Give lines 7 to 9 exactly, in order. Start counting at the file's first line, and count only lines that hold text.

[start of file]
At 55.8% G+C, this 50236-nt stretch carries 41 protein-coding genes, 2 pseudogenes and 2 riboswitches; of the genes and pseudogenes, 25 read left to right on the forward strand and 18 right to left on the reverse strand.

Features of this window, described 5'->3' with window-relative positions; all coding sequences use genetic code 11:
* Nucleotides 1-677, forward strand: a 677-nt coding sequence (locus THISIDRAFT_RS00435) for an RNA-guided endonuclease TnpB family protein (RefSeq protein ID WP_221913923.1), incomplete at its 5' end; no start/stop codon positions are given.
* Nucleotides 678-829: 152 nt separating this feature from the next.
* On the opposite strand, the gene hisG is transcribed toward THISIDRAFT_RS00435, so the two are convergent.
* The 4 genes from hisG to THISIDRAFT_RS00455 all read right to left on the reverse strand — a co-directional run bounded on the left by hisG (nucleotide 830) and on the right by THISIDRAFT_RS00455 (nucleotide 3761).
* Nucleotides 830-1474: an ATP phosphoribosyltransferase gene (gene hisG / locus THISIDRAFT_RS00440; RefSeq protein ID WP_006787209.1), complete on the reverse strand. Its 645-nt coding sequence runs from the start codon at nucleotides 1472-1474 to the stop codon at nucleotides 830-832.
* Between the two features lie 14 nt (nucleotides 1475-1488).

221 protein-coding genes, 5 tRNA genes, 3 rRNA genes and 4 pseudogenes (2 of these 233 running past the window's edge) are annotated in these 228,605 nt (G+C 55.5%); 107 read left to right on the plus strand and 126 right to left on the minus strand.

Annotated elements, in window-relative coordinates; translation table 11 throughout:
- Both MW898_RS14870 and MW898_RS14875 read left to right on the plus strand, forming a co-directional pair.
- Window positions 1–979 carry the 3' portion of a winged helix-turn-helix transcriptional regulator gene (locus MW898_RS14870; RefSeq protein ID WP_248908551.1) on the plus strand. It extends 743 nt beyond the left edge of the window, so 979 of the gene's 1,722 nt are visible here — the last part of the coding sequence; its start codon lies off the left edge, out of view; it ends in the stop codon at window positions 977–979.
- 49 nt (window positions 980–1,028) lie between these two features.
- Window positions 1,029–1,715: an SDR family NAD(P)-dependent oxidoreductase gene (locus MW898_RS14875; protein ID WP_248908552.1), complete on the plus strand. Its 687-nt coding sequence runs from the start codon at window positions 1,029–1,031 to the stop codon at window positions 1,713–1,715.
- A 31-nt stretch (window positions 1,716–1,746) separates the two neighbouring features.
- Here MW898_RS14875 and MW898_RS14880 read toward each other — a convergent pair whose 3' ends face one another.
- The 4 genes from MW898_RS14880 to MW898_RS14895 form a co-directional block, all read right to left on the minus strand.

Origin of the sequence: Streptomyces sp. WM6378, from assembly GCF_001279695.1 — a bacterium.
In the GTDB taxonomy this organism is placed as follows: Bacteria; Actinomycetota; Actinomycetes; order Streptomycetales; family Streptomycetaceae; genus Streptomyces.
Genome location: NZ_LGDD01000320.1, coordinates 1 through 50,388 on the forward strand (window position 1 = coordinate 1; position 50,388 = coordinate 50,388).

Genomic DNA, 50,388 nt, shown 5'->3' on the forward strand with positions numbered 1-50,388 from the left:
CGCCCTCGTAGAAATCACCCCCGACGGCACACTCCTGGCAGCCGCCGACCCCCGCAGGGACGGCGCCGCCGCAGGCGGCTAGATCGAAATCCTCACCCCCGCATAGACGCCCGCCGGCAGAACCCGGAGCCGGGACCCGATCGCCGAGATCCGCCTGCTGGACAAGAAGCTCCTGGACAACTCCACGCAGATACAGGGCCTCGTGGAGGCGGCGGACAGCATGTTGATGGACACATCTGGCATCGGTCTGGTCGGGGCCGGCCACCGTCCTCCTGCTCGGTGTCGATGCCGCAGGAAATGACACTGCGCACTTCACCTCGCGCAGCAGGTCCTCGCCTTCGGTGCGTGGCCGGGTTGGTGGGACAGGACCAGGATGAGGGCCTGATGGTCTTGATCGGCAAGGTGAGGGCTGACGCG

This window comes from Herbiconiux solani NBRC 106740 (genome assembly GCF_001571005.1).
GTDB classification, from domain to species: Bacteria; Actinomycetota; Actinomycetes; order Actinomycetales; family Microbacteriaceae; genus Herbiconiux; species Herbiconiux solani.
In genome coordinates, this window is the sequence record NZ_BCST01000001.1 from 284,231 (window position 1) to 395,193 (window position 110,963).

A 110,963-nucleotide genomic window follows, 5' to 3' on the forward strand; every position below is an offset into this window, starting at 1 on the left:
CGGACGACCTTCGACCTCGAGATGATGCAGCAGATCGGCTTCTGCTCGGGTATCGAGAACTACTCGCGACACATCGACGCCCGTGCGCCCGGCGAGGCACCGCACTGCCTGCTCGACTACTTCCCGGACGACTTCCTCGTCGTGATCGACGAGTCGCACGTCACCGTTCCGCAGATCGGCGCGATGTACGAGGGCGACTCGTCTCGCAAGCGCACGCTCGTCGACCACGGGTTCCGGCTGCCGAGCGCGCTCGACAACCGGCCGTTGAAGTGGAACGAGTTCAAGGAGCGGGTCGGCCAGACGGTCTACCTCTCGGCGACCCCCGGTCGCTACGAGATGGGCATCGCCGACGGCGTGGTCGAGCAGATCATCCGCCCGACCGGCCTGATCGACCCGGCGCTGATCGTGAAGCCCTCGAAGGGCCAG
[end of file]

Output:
* Nucleotides 830-1474: an ATP phosphoribosyltransferase gene (gene hisG / locus THISIDRAFT_RS00440; RefSeq protein ID WP_006787209.1), complete on the reverse strand. Its 645-nt coding sequence runs from the start codon at nucleotides 1472-1474 to the stop codon at nucleotides 830-832.
* Between the two features lie 14 nt (nucleotides 1475-1488).

221 protein-coding genes, 5 tRNA genes, 3 rRNA genes and 4 pseudogenes (2 of these 233 running past the window's edge) are annotated in these 228,605 nt (G+C 55.5%); 107 read left to right on the plus strand and 126 right to left on the minus strand.